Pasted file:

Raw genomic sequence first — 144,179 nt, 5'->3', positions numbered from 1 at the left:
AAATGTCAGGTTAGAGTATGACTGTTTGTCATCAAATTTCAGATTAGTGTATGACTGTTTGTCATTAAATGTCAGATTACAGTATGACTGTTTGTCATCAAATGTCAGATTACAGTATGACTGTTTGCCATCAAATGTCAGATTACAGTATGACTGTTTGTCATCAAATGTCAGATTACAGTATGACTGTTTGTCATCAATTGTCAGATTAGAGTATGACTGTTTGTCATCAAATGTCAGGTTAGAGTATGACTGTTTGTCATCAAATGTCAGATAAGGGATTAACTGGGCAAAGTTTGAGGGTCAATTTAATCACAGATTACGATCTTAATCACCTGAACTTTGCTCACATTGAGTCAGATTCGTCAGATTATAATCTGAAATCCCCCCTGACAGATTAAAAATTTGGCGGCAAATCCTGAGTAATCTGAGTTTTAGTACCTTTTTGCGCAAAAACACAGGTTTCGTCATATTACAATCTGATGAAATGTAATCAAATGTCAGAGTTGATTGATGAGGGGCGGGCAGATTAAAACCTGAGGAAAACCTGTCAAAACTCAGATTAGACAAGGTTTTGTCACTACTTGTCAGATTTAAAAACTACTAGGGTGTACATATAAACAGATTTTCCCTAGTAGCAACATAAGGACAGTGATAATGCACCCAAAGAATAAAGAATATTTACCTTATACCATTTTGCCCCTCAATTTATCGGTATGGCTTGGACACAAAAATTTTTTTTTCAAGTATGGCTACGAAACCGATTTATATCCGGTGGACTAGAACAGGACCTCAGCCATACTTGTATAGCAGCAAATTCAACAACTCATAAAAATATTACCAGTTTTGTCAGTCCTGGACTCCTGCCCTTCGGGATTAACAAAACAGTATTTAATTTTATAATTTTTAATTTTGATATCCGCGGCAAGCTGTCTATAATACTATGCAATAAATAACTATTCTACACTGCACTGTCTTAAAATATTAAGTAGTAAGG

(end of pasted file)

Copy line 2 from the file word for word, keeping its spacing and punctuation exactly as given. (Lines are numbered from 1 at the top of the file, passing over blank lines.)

AAATGTCAGGTTAGAGTATGACTGTTTGTCATCAAATTTCAGATTAGTGTATGACTGTTTGTCATTAAATGTCAGATTACAGTATGACTGTTTGTCATCAAATGTCAGATTACAGTATGACTGTTTGCCATCAAATGTCAGATTACAGTATGACTGTTTGTCATCAAATGTCAGATTACAGTATGACTGTTTGTCATCAATTGTCAGATTAGAGTATGACTGTTTGTCATCAAATGTCAGGTTAGAGTATGACTGTTTGTCATCAAATGTCAGATAAGGGATTAACTGGGCAAAGTTTGAGGGTCAATTTAATCACAGATTACGATCTTAATCACCTGAACTTTGCTCACATTGAGTCAGATTCGTCAGATTATAATCTGAAATCCCCCCTGACAGATTAAAAATTTGGCGGCAAATCCTGAGTAATCTGAGTTTTAGTACCTTTTTGCGCAAAAACACAGGTTTCGTCATATTACAATCTGATGAAATGTAATCAAATGTCAGAGTTGATTGATGAGGGGCGGGCAGATTAAAACCTGAGGAAAACCTGTCAAAACTCAGATTAGACAAGGTTTTGTCACTACTTGTCAGATTTAAAAACTACTAGGGTGTACATATAAACAGATTTTCCCTAGTAGCAACATAAGGACAGTGATAATGCACCCAAAGAATAAAGAATATTTACCTTATACCATTTTGCCCCTCAATTTATCGGTATGGCTTGGACACAAAAATTTTTTTTTCAAGTATGGCTACGAAACCGATTTATATCCGGTGGACTAGAACAGGACCTCAGCCATACTTGTATAGCAGCAAATTCAACAACTCATAAAAATATTACCAGTTTTGTCAGTCCTGGACTCCTGCCCTTCGGGATTAACAAAACAGTATTTAATTTTATAATTTTTAATTTTGATATCCGCGGCAAGCTGTCTATAATACTATGCAATAAATAACTATTCTACACTGCACTGTCTTAAAATATTAAGTAGTAAGG